The Woodward Dream Cruise on Saturday brought thousands of immaculate Mustangs, Corvettes, Camaros and Bel Airs out of their climate-controlled garages and onto Michigan’s M-1. But as cool as those were, they weren’t the true heroes of Woodward; that title belongs to all the meticulosity maintained “meh” cars like this Ford Escort.

The Ford Escort was a cheap and efficient economy car that Ford introduced in the U.S. in the early 1980s to compete with the Japanese. It’s the type of car that most buyers probably used as a daily driver for about a decade and then sold to a teenager who beat the crap out of it before sending it to a junkyard with a broken powertrain or rusted-out unibody.

I’d guess that most U.S. spec Escorts have probably been melted down by now, or they’re living out their final days as “beaters with heaters.” But, thanks to one man, that fate did not befall this 1992 Ford Escort, making it perhaps one of the only mint 1992 Ford Escorts I’ll ever see in my lifetime:

The thing that makes immaculate old economy cars like this Escort so special is not just that they’re probably rarer than, say, an immaculate Dodge Viper, but that it’s these kinds of cars that made up the fabric of American roadways for decades. They’re really important parts of auto history that just don’t get preserved by enough owners. And it’s easy to see why.

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Unlike sports cars, which are often used only on weekend cruises, the Escort and other econoboxes like it were designed to be practical and efficient, and that means most of them were probably used to slog through salty winters, absorb pothole-ridden roads on the way to soccer practice, and gather door dings in the grocery store parking lot. They were the mules of American roads.

As time went on, chances of survival dwindled as the cars’ resale values plummeted and even small fender benders threatened to turn them into total losses destined for the insurance auction, and most likely the scrap heap. Even if there were no fender bender, over time, mechanical or cosmetic issues became less and less justifiable as the car’s value dropped.

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That’s what makes Ted’s car here so special. He bought his 1992 Ford Escort GT brand new in early 1992, and has been maintaining it beautifully, even repainting a bit of it to keep it looking immaculate. And he’s doing all this on a car that has a resale value lower than that of a stick of chewing gum; according to Kelley Blue Book, it is worth maybe $2,000.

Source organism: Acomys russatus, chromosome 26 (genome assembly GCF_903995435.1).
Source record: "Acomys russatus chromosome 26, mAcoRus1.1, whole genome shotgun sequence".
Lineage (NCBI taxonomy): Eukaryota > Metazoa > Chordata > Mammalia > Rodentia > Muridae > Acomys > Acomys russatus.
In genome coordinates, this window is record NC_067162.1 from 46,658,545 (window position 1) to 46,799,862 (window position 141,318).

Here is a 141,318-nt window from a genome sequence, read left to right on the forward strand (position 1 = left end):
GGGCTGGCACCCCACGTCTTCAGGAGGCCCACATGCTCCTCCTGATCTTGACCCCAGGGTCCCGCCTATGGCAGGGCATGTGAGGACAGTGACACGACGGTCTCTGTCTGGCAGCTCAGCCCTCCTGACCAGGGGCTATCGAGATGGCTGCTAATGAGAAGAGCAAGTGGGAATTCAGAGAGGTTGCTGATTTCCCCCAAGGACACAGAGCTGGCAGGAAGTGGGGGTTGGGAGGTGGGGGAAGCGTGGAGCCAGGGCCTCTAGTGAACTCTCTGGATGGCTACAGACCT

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Keeping a car like the ~72,000 mile 1992 Ford Escort GT shown above—a car that not nearly enough people were paying attention to at the Dream Cruise—in such magnificent shape requires a true automotive hero. So let’s all tip our hats to Ted, who wore a shirt to the Dream Cruise that reads “I Love Ford Escorts,” and who told me his first car was a 1986 Mercury Lynx (basically a first-gen Escort). He really does love Escorts, and that’s totally fine by me.

The same idea holds for the Chevrolet Cavalier wagon shown above. The thing looks damn near perfect, despite being designed as a hard-working, practical commuter car. Like the Escort, this Cavalier was destined for about a decade worth of hard, salty, pothole-ridden, lower control arm-crushing daily commuting, which is why seeing Cavaliers of this vintage in this shape is so uncommon and so awesome.

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The next awesome “unsung hero” car that I spotted at Woodward was not an econobox, but a car that has roots as one.

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It’s a Chrysler Imperial, and while that name might conjure in your mind thoughts of grand luxury, making you wonder why I’m making a big deal about a well-maintained luxury car, let me remind you that in 1990, Chrysler basically soiled the Imperial name by building it on a K-car-derived platform.

Yes, this is basically an economy car with a fancy nameplate and a nice interior. I mean, just look at the door handles—they’re the same ones found on the LeBaron. Indeed, just look at the resale value for that thing, and you’ll see that even in excellent shape, Kelley Blue Book says it’s worth about two grand.

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And can you imagine how hard it must be telling your spouse: “Hey honey, I have to sink a few grand into the Imperial. But if it’s any consolation, that should raise the resale value from ‘scrap’ to about half of what this repair will cost.”

Good luck with that.

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A couple of other stand-outs include this less-than-60,000 mile Dodge Omni purchased by a guy named Jim specifically so that his wife could drive her first car for the Dream Cruise.

An honorable mention goes to this not-quite-immaculate-but-still-cool Chrysler Cordoba, which may or may not have leather of the Corinthian variety on the interior:

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I suspect that some of these non-collectable cars being babied as if they were supercars are owned by auto industry employees who actually worked on developing these vehicles, though some are just owned by folks passionate about cars that most of us don’t even pay attention to. These people are my heroes.